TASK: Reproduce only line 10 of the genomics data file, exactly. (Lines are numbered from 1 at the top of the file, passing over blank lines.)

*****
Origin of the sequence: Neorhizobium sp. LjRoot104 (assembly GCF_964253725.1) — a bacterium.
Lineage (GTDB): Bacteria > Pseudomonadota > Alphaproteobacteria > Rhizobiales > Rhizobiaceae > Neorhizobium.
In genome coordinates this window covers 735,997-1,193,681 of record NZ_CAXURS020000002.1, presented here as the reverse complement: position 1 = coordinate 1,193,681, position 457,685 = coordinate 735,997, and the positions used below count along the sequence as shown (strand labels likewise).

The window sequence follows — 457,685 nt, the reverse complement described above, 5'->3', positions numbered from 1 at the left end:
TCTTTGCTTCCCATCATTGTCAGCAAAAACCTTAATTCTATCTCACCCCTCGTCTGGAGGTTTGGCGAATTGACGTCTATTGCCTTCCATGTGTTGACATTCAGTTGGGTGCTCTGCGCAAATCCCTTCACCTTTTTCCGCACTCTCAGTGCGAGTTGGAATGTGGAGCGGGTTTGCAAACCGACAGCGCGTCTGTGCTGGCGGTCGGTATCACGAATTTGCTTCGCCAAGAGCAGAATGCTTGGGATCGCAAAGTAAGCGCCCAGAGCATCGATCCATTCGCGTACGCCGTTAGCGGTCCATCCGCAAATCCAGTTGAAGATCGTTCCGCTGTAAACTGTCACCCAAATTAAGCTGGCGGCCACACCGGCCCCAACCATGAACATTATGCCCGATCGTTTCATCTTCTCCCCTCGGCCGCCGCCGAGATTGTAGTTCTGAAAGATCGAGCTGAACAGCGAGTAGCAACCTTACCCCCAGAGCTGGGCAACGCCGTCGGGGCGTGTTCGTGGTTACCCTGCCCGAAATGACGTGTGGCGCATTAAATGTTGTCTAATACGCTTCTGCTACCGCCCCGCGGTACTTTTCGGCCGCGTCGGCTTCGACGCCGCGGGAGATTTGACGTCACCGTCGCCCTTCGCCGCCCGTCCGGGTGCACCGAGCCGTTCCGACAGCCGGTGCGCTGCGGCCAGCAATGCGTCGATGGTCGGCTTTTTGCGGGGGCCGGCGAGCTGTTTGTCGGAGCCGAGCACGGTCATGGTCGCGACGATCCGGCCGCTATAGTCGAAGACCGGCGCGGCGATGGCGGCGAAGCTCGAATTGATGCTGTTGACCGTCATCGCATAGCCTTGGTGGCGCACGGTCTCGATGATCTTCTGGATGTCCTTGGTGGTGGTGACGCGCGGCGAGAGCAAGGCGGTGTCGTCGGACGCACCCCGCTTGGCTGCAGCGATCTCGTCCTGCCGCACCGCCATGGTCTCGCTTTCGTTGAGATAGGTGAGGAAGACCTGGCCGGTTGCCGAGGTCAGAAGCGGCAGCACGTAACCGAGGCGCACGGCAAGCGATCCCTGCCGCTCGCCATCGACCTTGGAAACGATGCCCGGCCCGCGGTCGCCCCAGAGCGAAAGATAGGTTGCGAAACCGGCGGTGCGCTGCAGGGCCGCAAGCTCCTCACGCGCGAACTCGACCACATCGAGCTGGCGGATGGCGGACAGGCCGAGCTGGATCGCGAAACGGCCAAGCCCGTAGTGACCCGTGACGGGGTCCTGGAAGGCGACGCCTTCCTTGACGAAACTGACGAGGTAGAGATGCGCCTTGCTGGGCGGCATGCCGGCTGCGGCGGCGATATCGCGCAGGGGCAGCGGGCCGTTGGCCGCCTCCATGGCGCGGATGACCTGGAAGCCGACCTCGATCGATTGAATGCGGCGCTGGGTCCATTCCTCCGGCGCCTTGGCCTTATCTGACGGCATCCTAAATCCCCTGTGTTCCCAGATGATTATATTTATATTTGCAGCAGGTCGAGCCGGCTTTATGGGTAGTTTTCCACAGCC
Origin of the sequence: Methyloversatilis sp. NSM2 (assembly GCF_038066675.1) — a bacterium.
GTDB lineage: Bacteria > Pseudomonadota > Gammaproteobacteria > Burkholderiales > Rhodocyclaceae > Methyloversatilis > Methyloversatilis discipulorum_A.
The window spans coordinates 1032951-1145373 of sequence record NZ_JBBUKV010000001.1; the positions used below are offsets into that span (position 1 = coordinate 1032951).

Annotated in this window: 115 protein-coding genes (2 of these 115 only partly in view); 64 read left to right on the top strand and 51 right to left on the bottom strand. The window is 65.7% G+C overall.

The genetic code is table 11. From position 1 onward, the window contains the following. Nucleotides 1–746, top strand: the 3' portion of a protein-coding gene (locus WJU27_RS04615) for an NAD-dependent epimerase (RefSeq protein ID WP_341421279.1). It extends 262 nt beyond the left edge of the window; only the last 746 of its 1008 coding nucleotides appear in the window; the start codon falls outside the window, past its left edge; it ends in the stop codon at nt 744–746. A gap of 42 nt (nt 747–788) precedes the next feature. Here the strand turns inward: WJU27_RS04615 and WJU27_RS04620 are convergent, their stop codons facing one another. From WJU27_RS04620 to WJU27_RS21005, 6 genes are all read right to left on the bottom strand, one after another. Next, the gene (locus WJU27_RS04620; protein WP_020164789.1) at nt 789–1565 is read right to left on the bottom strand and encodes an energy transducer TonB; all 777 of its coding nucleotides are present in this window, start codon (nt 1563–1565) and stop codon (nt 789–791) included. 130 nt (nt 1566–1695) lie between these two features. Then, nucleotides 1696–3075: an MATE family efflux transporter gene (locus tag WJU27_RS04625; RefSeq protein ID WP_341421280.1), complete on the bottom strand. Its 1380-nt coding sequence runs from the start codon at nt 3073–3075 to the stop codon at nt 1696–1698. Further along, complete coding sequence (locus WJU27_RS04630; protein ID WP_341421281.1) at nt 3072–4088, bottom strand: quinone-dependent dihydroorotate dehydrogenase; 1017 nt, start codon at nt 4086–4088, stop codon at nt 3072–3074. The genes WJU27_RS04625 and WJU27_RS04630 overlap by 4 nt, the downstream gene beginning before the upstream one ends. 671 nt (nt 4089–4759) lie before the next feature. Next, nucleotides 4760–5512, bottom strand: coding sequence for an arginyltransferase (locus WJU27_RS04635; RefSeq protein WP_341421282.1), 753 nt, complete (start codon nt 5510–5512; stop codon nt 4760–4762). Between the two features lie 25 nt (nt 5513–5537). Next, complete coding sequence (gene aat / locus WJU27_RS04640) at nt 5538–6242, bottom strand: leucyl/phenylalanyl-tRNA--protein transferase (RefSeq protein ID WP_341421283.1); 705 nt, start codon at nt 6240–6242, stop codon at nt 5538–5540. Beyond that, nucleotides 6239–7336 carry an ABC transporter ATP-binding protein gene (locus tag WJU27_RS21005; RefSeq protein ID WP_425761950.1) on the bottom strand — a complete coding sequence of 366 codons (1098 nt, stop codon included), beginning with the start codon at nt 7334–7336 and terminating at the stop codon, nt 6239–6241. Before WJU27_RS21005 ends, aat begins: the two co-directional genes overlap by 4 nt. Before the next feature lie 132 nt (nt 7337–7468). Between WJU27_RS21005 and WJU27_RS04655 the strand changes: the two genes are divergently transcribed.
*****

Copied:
The genetic code is table 11. From position 1 onward, the window contains the following. Nucleotides 1–746, top strand: the 3' portion of a protein-coding gene (locus WJU27_RS04615) for an NAD-dependent epimerase (RefSeq protein ID WP_341421279.1). It extends 262 nt beyond the left edge of the window; only the last 746 of its 1008 coding nucleotides appear in the window; the start codon falls outside the window, past its left edge; it ends in the stop codon at nt 744–746. A gap of 42 nt (nt 747–788) precedes the next feature. Here the strand turns inward: WJU27_RS04615 and WJU27_RS04620 are convergent, their stop codons facing one another. From WJU27_RS04620 to WJU27_RS21005, 6 genes are all read right to left on the bottom strand, one after another. Next, the gene (locus WJU27_RS04620; protein WP_020164789.1) at nt 789–1565 is read right to left on the bottom strand and encodes an energy transducer TonB; all 777 of its coding nucleotides are present in this window, start codon (nt 1563–1565) and stop codon (nt 789–791) included. 130 nt (nt 1566–1695) lie between these two features. Then, nucleotides 1696–3075: an MATE family efflux transporter gene (locus tag WJU27_RS04625; RefSeq protein ID WP_341421280.1), complete on the bottom strand. Its 1380-nt coding sequence runs from the start codon at nt 3073–3075 to the stop codon at nt 1696–1698. Further along, complete coding sequence (locus WJU27_RS04630; protein ID WP_341421281.1) at nt 3072–4088, bottom strand: quinone-dependent dihydroorotate dehydrogenase; 1017 nt, start codon at nt 4086–4088, stop codon at nt 3072–3074. The genes WJU27_RS04625 and WJU27_RS04630 overlap by 4 nt, the downstream gene beginning before the upstream one ends. 671 nt (nt 4089–4759) lie before the next feature. Next, nucleotides 4760–5512, bottom strand: coding sequence for an arginyltransferase (locus WJU27_RS04635; RefSeq protein WP_341421282.1), 753 nt, complete (start codon nt 5510–5512; stop codon nt 4760–4762). Between the two features lie 25 nt (nt 5513–5537). Next, complete coding sequence (gene aat / locus WJU27_RS04640) at nt 5538–6242, bottom strand: leucyl/phenylalanyl-tRNA--protein transferase (RefSeq protein ID WP_341421283.1); 705 nt, start codon at nt 6240–6242, stop codon at nt 5538–5540. Beyond that, nucleotides 6239–7336 carry an ABC transporter ATP-binding protein gene (locus tag WJU27_RS21005; RefSeq protein ID WP_425761950.1) on the bottom strand — a complete coding sequence of 366 codons (1098 nt, stop codon included), beginning with the start codon at nt 7334–7336 and terminating at the stop codon, nt 6239–6241. Before WJU27_RS21005 ends, aat begins: the two co-directional genes overlap by 4 nt. Before the next feature lie 132 nt (nt 7337–7468). Between WJU27_RS21005 and WJU27_RS04655 the strand changes: the two genes are divergently transcribed.